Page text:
In another plot, Elio Desantis, owner of a suburban electrical company, enlisted Carparelli and Brown to help collect a $90,000 debt from a construction company operator, identified in court records only as Individual B. Desantis had met Carparelli while performing electrical work at Carparelli's pizza restaurant in Bloomingdale and knew of his "tough guy reputation," court records show.
Desantis was recorded telling Brown he "thought of going the lawyer route" but decided it would be more efficient to have them take care of it.
"All really Paulie has to do," Desantis said of Carparelli, "is pick up a phone and say, 'Hey, (Individual B), I want to meet you,' and he'll probably (expletive) his pants and meet him. You know what I mean?"
After Carparelli and Brown paid Individual B a visit, he began writing checks to Desantis to cover the debt, records show.
Desantis pleaded guilty to charges stemming from the plot and was sentenced in February to a year in prison. Dziuban was found guilty at trial and is awaiting sentencing.
In a ruse devised by the FBI, an undercover agent posing as a New Jersey State Police investigator called a Carparelli associate and asked questions about his travels to the state two years earlier, court records show. The real purpose of the call worked, touching off a flurry of phone calls and meetings between Carparelli and others worried about who may have ratted them out, court filings show.
Prosecutors have alleged in court filings Carparelli took pleasure in arranging beatings on behalf of the Outfit. During the investigation, an undercover informant also recorded Carparelli explaining how he felt about people who cooperate with law enforcement.
"As long as you don't steal from me, (expletive) my wife or rat on me, you're my friend 1,000 percent," Carparelli said to the informant in 2013, according to prosecutors. "You hear that? You hear that? Those three (expletive) things …That's the type of person I am."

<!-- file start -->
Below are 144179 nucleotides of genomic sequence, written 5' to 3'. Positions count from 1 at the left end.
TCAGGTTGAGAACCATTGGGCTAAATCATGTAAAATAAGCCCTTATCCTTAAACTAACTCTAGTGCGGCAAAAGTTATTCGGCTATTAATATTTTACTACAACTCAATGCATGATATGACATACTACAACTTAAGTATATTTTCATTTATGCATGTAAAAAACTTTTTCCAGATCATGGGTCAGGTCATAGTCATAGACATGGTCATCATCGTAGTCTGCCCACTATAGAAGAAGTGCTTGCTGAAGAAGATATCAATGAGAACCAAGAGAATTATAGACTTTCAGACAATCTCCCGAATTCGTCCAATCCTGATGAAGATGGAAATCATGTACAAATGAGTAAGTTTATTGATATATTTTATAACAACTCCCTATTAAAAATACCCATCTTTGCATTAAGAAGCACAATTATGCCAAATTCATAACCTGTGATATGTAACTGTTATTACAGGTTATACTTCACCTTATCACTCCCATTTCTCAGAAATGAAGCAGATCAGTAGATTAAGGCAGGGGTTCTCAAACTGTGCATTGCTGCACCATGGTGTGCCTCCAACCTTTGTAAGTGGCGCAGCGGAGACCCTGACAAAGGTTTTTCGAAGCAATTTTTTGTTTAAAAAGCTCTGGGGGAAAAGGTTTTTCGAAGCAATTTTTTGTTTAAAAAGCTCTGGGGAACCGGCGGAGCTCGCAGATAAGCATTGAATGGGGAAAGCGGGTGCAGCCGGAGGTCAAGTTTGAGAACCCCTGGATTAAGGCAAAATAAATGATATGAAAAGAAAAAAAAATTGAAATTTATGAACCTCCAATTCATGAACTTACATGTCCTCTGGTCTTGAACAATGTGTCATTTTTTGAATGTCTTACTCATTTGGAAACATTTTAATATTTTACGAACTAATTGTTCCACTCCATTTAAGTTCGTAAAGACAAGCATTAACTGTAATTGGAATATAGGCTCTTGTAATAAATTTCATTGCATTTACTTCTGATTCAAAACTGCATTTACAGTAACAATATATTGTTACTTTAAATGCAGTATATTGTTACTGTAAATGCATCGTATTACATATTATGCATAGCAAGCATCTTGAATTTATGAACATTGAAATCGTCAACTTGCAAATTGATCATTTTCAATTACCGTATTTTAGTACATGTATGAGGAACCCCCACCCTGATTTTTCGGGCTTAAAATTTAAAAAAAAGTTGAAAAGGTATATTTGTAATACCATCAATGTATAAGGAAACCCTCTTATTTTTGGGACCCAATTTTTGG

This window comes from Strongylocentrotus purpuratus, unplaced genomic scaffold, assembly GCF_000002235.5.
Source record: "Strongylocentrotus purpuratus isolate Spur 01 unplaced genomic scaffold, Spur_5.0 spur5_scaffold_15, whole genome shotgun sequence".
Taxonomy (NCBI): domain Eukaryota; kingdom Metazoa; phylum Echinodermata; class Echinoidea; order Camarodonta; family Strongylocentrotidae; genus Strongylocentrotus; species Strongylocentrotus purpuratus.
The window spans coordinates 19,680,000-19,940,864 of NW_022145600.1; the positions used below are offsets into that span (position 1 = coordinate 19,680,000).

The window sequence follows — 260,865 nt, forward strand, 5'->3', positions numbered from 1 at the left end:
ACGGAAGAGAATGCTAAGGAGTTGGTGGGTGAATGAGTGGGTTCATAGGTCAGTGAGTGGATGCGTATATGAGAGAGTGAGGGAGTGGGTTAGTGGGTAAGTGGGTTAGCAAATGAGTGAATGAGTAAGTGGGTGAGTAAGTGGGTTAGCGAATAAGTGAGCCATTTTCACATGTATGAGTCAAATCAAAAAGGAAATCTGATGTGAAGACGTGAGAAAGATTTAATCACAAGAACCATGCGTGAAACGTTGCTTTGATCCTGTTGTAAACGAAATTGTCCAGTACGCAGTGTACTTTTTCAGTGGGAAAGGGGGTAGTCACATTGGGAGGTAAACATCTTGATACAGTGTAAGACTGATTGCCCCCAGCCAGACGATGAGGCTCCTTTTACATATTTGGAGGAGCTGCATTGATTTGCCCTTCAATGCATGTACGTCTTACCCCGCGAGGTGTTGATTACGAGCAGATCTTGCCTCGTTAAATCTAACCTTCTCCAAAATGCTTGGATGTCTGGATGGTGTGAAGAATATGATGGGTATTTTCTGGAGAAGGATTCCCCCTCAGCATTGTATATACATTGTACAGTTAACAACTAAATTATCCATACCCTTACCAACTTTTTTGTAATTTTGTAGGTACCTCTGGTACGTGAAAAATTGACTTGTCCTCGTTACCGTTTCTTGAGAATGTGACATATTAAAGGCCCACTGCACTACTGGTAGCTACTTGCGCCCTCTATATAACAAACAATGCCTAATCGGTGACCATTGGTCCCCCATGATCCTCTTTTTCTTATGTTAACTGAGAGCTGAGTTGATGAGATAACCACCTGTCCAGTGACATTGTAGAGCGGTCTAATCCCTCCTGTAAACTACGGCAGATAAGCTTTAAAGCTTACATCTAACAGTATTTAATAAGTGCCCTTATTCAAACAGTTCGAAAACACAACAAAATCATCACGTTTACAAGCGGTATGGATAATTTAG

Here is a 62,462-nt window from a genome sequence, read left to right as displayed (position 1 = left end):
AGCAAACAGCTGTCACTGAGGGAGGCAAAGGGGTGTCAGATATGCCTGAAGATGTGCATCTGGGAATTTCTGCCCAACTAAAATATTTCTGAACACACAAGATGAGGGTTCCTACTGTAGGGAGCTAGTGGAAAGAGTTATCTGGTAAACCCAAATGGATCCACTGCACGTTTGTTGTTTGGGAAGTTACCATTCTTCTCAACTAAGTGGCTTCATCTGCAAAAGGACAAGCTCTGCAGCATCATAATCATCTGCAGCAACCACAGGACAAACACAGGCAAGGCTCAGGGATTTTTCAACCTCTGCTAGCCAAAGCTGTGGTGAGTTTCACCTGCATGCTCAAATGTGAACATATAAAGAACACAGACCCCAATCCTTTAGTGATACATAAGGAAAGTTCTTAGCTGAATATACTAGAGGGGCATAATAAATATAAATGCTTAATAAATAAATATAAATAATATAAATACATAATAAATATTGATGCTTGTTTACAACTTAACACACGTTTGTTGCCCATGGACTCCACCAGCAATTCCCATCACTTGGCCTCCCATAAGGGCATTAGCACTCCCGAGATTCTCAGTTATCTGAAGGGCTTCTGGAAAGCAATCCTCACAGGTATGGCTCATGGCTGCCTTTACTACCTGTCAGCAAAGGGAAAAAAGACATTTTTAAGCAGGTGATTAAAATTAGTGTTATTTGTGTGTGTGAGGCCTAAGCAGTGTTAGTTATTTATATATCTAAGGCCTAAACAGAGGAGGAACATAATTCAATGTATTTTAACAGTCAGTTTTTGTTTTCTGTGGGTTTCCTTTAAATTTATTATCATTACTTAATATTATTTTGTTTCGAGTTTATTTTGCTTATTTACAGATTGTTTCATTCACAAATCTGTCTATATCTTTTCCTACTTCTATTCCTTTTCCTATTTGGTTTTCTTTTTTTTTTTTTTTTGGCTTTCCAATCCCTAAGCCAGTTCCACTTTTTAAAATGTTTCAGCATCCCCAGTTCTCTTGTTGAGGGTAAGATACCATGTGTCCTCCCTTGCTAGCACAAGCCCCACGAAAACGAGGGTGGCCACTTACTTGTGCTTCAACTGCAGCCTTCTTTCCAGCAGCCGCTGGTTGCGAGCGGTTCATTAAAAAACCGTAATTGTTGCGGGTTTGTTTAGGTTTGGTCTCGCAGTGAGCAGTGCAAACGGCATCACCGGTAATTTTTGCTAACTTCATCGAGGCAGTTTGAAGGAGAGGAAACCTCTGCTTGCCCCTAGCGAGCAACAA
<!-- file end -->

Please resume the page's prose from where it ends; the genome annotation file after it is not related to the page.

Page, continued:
While free on bond last month, Carparelli allegedly threatened the life of a witness against him outside a Chicago-area Wal-Mart, pulling up alongside an employee of the witness and saying, "Tell him he is a (expletive) rat. Tell him he knows what happens to rats," according to prosecutors.
jmeisner@tribpub.com

Twitter @jmetr22b

Feds say alleged extortionist with mob ties threatened witness


Posted: 04/16/2015, 06:33pm | Jon Seidel

Federal authorities want to lock up a defendant they say is an Outfit connected extortionist who just this week leveled a threat against a witness in the case against him.
Paul Carparelli, who is charged in a series of extortion plots, allegedly followed one of the witness’ employees out of a Wal-Mart parking lot Tuesday in west suburban Addison. As the pair idled at a stoplight, Carparelli allegedly gestured from his black Cadillac sedan for the employee to roll down the window of his white van.
“Tell [the witness] he is a f – - – - – - rat,” Carparelli said, according to prosecutors. “Tell him he knows what happens to rats.”